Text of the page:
Beautiful Mystery, Opening August 23

Wood-Fired Teapot, Sue Grier

Much of art making is about relinquishing control to the creative powers that be. Sue Grier knows this firsthand. A potter living near Asheville, Grier fires her wheel-thrown forms in a Japanese-style anagama kiln. This traditional wood-fired pottery oven can burn for three days, sometimes six. According to Grier, the prolonged firing allows flames and ash from the burning wood to interact with the ceramic pieces inside, changing the colors and textures of the glazes in unpredictable ways. A potter gives up a certain amount of control to the flame and the kiln in this process,” Grier explains. But for your patience and willingness to loosen the reins, the anagama kiln offers fire-kissed surfaces” and whimsical movement,” says Grier. The end results are unique and one-of-a-kind.” This August, Grier will present a series of wood-fired vessels during Beautiful Mystery, a group show at the Folk Art Center’s Focus Gallery. Other featured makers include Robin Ford, a Tennessee batik painter; Ilene Kay, a Clyde jewelry artist; Brian Melton, a Tennessee wood sculptor; and Joe Frank McKee, a Dillsboro potter who makes functional and decorative forms. The exhibition runs through mid November.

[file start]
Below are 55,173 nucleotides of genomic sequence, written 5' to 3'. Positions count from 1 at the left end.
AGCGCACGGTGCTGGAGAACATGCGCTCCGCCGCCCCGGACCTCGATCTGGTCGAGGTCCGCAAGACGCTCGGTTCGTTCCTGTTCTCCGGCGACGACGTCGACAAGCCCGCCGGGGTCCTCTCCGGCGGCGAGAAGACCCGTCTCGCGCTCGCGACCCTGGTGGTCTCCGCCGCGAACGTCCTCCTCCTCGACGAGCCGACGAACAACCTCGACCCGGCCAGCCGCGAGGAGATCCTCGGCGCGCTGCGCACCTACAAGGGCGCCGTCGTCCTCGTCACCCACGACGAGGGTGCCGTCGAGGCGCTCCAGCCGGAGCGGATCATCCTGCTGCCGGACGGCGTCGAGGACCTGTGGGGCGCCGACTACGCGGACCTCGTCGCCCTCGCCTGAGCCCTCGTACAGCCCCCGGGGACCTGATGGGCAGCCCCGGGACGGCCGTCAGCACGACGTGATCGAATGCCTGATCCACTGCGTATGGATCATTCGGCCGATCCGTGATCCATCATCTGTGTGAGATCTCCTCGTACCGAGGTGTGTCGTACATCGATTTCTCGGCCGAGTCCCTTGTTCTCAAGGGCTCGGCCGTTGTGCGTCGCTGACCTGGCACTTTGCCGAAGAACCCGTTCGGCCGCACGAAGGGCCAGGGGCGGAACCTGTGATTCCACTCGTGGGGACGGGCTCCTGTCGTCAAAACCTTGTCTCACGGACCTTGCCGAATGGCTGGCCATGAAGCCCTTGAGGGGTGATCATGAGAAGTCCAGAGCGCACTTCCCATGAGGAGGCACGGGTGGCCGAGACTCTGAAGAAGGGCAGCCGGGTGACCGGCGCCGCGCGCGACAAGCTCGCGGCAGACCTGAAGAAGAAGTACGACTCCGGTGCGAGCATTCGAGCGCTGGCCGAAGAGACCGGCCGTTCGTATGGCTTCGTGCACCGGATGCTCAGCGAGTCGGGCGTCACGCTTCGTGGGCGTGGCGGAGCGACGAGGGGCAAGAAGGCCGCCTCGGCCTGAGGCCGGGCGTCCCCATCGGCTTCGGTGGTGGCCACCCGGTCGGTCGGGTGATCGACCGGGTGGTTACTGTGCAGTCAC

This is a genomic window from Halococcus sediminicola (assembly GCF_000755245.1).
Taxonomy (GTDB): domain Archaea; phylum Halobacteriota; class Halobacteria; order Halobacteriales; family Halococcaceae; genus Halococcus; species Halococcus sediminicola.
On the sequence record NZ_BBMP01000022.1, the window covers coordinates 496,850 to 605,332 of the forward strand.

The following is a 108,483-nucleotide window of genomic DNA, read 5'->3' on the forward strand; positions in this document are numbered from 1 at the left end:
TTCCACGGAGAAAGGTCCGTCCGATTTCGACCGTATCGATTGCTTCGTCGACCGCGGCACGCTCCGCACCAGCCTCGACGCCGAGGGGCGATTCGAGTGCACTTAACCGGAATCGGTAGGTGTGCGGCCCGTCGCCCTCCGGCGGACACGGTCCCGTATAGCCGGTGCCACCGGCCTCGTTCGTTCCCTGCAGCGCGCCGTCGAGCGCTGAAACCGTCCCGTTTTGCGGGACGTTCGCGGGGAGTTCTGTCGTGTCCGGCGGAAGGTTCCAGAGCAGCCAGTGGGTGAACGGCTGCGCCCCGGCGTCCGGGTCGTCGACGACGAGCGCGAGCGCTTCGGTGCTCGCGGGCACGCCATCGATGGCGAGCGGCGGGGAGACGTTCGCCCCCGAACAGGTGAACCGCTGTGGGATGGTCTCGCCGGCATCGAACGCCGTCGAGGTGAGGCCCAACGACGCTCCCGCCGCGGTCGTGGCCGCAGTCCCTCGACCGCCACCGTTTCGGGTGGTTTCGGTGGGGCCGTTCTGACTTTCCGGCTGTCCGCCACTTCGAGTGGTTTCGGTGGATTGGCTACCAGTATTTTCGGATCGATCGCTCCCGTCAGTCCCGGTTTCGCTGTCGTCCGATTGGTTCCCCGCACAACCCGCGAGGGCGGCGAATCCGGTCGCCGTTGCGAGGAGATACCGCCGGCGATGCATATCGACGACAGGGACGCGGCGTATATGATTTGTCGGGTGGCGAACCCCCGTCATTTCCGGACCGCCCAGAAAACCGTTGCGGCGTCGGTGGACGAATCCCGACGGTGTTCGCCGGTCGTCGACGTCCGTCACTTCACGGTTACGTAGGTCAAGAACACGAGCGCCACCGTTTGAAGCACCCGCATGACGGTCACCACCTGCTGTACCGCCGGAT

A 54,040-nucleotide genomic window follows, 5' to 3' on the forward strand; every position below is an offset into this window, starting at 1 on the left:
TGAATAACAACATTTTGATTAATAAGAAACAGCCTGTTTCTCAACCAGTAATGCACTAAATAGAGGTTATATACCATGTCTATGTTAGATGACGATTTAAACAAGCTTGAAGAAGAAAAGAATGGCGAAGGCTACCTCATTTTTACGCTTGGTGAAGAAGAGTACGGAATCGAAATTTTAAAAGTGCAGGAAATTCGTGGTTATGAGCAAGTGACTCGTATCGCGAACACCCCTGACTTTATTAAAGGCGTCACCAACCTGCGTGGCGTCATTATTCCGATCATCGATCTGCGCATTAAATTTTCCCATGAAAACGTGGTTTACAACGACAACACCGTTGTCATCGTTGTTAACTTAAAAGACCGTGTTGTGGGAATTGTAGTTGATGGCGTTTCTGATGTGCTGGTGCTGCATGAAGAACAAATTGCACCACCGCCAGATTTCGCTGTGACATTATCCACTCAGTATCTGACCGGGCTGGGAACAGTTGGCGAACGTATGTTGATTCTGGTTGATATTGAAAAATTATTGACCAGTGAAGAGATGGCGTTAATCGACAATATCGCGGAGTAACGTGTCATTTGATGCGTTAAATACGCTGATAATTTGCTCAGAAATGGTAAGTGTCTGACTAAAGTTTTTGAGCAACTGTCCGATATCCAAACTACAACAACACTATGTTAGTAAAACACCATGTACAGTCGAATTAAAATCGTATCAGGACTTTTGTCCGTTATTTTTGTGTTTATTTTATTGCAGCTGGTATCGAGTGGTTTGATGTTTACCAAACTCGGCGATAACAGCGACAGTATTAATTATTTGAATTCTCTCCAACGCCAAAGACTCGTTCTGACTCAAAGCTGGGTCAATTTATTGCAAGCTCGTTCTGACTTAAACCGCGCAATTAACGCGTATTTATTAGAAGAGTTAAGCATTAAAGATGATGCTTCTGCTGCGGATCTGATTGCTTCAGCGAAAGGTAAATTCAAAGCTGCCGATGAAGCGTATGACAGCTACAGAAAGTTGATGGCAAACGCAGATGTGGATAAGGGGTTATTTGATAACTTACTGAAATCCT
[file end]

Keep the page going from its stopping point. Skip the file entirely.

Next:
Beautiful Mystery:August 23-November 11

Focus Gallery at Folk Art CenterMilepost 382, Blue Ridge Parkway

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